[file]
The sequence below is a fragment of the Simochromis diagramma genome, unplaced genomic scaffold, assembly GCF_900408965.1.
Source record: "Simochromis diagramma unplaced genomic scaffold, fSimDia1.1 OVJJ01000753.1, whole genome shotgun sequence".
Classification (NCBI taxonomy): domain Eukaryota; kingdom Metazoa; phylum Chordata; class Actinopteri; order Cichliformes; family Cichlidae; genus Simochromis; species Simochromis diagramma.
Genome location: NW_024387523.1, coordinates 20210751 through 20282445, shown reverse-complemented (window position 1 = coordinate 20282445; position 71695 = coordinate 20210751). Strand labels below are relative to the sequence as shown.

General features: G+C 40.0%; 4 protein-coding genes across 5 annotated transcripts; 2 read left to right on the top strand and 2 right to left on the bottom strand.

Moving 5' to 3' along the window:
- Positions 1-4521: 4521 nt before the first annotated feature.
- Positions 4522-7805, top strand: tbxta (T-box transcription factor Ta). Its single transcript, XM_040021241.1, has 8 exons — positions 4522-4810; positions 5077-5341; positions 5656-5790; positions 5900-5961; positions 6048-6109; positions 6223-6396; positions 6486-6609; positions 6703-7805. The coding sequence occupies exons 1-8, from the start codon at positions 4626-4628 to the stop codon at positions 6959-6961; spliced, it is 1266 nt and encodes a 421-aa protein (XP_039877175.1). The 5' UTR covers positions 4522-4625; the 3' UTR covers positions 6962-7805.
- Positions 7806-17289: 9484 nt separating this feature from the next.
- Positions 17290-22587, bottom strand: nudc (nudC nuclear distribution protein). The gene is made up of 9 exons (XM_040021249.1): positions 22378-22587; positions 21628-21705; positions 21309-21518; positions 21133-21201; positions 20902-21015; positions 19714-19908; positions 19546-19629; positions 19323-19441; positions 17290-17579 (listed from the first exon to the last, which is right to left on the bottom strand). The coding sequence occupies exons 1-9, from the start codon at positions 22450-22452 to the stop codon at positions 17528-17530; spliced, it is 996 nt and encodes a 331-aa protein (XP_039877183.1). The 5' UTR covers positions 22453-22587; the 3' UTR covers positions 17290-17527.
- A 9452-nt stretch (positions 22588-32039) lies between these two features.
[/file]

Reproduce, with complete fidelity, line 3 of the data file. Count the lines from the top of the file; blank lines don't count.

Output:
Classification (NCBI taxonomy): domain Eukaryota; kingdom Metazoa; phylum Chordata; class Actinopteri; order Cichliformes; family Cichlidae; genus Simochromis; species Simochromis diagramma.